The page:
Commonwealth Bank, Westpac, National Australia Bank (NAB), and Bendigo and Adelaide Bank sought to enter into group talks with Apple in an attempt to establish a deal that would give them access to the NFC hardware in the iPhone, allowing them to offer their already-established bank-run mobile payments services using the iPhone's NFC chip.
The four banks needed the permission of the ACCC to avoid violating anti-cartel laws, but their request has been officially denied. In a statement, ACCC chairman Rod Sims said the benefits are "uncertain" and "may be limited."
"While the ACCC accepts that the opportunity for the banks to collectively negotiate and boycott would place them in a better bargaining position with Apple, the benefits are currently uncertain and may be limited."Today's denial follows an initial denial in August, where the ACCC opted to take more time to consider the issue before granting a request that would have allowed the banks to boycott Apple Pay while negotiations took place. The ACCC has now denied the banks both interim and draft authorization, but a final ruling on the request will not come until March of 2017.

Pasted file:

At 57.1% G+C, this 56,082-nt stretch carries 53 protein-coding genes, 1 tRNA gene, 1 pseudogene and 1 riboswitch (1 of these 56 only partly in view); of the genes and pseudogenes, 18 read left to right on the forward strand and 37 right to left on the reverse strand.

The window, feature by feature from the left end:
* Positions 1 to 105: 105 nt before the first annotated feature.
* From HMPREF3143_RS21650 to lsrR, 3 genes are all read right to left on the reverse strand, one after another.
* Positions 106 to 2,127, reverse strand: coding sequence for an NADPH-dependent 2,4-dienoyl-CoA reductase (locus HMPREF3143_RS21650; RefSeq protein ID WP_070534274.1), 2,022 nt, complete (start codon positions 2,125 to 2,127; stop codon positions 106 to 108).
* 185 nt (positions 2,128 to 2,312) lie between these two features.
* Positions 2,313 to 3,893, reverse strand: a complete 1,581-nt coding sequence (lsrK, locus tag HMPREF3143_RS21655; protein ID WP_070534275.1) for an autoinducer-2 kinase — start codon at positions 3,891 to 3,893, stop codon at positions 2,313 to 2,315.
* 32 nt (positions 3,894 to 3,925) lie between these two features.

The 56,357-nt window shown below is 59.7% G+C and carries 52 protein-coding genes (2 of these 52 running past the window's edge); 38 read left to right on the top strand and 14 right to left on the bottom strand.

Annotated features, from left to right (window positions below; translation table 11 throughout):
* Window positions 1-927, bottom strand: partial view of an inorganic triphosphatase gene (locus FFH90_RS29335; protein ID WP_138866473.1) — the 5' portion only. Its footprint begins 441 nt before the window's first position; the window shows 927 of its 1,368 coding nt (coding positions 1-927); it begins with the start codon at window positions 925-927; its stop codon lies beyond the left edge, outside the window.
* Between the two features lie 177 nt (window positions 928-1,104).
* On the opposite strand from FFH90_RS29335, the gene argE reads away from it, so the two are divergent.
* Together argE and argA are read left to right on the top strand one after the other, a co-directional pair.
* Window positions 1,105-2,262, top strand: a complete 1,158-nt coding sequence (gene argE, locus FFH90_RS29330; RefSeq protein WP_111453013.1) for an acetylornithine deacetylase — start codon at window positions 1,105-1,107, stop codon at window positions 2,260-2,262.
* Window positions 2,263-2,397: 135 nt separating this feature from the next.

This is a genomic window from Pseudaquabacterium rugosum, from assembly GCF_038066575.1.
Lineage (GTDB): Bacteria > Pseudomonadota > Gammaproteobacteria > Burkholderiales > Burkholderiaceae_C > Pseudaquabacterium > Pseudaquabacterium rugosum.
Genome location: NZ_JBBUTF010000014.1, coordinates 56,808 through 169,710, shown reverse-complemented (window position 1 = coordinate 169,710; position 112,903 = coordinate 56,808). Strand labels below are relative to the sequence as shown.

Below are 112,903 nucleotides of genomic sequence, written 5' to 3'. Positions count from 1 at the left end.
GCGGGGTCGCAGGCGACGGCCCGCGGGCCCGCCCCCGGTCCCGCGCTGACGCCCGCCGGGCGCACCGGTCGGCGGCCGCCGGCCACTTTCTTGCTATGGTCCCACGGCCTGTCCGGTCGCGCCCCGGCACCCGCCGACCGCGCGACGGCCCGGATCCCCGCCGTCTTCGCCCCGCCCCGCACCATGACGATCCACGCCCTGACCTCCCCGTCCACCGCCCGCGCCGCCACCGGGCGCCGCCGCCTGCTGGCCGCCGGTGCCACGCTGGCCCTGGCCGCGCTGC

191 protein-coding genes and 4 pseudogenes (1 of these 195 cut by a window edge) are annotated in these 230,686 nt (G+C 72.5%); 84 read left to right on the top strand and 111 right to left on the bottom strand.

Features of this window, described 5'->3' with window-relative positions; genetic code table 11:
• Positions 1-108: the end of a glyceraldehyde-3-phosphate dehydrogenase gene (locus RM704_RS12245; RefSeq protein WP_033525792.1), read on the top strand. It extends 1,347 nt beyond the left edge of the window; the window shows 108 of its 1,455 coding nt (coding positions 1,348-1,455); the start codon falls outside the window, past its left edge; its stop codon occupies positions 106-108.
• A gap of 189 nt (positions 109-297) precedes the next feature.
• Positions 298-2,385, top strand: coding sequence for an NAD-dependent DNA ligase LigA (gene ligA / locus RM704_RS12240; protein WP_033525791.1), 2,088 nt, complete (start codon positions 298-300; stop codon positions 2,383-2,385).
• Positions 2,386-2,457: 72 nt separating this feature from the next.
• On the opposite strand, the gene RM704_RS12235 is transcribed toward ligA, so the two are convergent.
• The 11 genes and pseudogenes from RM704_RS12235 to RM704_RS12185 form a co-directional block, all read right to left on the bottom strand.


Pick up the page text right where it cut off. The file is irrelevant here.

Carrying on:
Apple vigorously opposed the initial request, stating that allowing banks to access hardware within the iPhone would compromise security, undermine customers' privacy, and harm innovation. The banks, meanwhile, claim access to NFC would give customers more choice and would have "tremendous benefits for the entire Australian mobile payments landscape."
While Apple Pay has been available in Australia since November of 2015 through partnerships with ANZ and American Express, Australia's three major banks -- Commonwealth Bank, Westpac, and National Australia Bank -- have thus far resisted signing deals with Apple to accept Apple Pay.
Recently, Apple inked a deal with Cuscal Payments Group, expanding Apple Pay to more than 30 small banks and credit unions across Australia. The agreement saw Apple Pay becoming available to four million additional Australians.